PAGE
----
Human-hating Eco-fascists Want to Send Us Back to the Dark Ages!

The Fossil Fuel-Free Fantasy: Robert Bryce Hammers Harvard’s Human-Hating Ecofascist Hit Squad

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Robert Bryce picked the wind power fraud for what it is from the very beginning.

In his 2010 book “Power Hungry: The Myths of “Green” Energy and the Real Fuels of the Future” (Public Affairs), Bryce skewered every one of the myths relied upon by the wind industry to peddle its wares; and went on to predict the massive benefits of the US shale gas revolution – in terms of both cheap energy – operating as a boost to a flagging economy – and as a method of reducing CO2 emissions in the electricity sector.

We’ve covered some of his recent writings on US energy policy and the wind power fraud (see our posts here and here and here).

Bryce recently published another cracking book “Smaller Faster Lighter Denser Cheaper: How Innovation Keeps Proving the Catastrophists Wrong” (Public Affairs) that loads up on the nonsense that is US energy policy today: we covered a review of Bryce’s latest by the New York Timesin this post.

Robert also gave a brilliant lecture here last year, which is worth revisiting, as the lunatics from Getup! & Co work themselves into an astroturfing eco-frenzy selling (at a handsome mark-up – worth over $1 million, so far) the myth that the world can happily run on millions of giant fans and a lot of ‘luck’ (such as the wind Gods agreeing to blow at a constant 11m/s 24 x 365, say):

Robert Bryce: Want to live in Stone-Age Poverty? Then tie your future to Wind Power

In the post above, Robert lays out the key arguments as to why cheap, reliable sparks are critical to the growth, wealth and development of Nations.

While access to power is something we – in the developed world – smugly take for granted, for the billion or so at the bottom of the development heap it is the ONLY path out of poverty. And for those struggling to escape deprivation and darkness, the answer is most certainly not insanely expensive and unreliable wind power. To the contrary, reliable and affordable power is a guarantee of both wealth and freedom.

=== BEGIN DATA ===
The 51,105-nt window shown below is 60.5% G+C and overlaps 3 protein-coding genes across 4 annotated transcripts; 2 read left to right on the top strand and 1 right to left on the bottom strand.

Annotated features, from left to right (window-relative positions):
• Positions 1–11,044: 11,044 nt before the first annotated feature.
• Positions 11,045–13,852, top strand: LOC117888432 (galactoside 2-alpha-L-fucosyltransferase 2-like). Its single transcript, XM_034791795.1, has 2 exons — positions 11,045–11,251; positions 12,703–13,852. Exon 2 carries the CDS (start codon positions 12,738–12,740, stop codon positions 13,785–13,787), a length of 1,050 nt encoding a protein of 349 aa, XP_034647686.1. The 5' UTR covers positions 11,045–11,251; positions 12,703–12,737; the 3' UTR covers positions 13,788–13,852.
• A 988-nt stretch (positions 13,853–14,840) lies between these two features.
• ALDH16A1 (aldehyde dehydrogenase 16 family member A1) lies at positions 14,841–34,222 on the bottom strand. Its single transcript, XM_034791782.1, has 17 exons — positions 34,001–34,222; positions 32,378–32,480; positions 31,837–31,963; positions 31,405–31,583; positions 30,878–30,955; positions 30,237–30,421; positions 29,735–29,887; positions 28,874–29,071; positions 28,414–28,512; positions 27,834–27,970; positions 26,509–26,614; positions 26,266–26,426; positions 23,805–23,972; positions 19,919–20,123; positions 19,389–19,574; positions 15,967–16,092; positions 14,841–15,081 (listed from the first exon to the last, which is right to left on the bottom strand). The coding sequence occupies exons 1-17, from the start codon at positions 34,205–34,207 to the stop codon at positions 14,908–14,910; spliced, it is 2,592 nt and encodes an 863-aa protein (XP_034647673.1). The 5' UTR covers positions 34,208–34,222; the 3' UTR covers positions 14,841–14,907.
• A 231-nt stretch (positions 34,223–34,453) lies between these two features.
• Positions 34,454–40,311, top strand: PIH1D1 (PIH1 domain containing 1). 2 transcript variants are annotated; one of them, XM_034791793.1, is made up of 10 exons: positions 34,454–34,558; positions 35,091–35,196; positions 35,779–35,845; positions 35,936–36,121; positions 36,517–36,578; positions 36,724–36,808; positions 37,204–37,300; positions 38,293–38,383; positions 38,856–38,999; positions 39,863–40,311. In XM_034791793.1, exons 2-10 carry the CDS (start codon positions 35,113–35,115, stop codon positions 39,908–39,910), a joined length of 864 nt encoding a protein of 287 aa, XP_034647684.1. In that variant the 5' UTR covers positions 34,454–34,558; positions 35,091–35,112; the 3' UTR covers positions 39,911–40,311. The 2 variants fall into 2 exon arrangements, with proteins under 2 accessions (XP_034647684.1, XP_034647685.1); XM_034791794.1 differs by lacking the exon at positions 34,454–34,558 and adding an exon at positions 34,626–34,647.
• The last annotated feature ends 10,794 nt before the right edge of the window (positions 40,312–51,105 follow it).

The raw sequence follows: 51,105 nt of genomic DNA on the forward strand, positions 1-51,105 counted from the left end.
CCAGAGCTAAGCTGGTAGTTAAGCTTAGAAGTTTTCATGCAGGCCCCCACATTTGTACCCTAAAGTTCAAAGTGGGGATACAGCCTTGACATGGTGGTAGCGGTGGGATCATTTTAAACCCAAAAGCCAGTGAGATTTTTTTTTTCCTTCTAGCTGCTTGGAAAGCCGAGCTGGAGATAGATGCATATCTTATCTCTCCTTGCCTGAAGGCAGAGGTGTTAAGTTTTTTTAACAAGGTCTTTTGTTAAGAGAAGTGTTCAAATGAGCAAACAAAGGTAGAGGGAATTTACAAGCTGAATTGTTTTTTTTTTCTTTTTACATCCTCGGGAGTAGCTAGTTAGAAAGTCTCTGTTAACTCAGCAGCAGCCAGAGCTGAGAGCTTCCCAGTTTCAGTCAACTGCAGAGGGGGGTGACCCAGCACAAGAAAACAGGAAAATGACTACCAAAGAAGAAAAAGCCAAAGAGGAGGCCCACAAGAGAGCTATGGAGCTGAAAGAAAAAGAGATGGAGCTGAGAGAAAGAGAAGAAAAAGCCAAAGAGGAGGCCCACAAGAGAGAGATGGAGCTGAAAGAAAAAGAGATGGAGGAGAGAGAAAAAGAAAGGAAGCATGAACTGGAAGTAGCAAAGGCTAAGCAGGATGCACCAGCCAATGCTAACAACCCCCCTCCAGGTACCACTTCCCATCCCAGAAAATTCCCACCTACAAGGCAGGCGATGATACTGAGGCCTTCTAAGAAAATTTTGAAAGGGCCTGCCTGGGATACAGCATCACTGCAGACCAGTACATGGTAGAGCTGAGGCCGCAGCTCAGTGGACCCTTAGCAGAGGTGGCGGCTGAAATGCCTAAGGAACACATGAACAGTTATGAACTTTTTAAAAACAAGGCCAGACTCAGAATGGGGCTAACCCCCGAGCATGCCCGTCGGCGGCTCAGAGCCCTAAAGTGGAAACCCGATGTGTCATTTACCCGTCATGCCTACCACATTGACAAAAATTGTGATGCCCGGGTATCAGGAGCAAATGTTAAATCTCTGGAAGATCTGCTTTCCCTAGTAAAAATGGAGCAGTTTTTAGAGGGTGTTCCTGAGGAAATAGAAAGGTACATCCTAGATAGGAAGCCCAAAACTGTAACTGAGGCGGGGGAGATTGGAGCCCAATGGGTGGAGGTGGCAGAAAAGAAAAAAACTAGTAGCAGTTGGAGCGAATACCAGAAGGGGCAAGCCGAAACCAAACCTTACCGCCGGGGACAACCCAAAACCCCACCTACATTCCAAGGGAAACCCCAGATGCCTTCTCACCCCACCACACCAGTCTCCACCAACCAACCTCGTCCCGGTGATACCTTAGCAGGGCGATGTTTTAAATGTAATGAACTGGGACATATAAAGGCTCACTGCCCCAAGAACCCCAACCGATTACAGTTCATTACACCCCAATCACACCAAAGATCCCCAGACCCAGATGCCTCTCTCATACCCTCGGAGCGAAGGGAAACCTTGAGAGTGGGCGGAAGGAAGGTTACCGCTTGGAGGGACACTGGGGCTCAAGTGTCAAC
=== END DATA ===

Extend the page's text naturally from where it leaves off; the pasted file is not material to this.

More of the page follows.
Energy policy has been over-run by “green” ideologues who are determined to ensure that the poorest remain that way by wedding the world to the fiction that wind power provides a meaningful answer to growing energy demand, while “solving” the climate change “problem”.

Robert picks up the theme in this piece from the National Review in response to the fantasy that the world could operate, as it does, on the strength of a friendly (occasional) breeze – and goes on to hammer the misanthropy of an intellectually dishonest elite, who would – on the strength of little more than an ideological whim – deprive the poorest on the planet that, which they happily take for granted.

The Environmentalists’ Civil War
National Review
Robert Bryce
17 April 2015

It’s a manifesto smackdown, a fight among the members of the green Left for the intellectual and moral high ground. It’s also a fight that reflects the growing schism within American environmentalism. On one side are the pro-energy, pro-density humanists. They call themselves ecomodernists and are led by the Breakthrough Institute, a centrist, Oakland-based environmental group. On Wednesday, it released what it describes as an “ecomodernist manifesto,” a document that, at root, states the obvious: Economic development is essential for environmental protection.

On the opposite side are the anti-energy, pro-sprawl absolutists. Their views are evident in the ongoing protests this week in Harvard Yard. A group called Divest Harvard is pushing the Harvard Corporation, the school’s governing body, to divest the school’s $36 billion endowment of any investments in companies that provide coal, oil, and natural gas to consumers. This group’s manifesto, issued in February, demonizes energy use.

The absolutists like to use the squishy term “climate justice.” They believe that the threat of climate change trumps all other concerns, including the welfare of people living in energy poverty. For the absolutists, the only path to salvation is through the exclusive use of renewable energy. And in that regard, Divest Harvard falls smack in the middle of mainstream liberal-left environmentalism in America.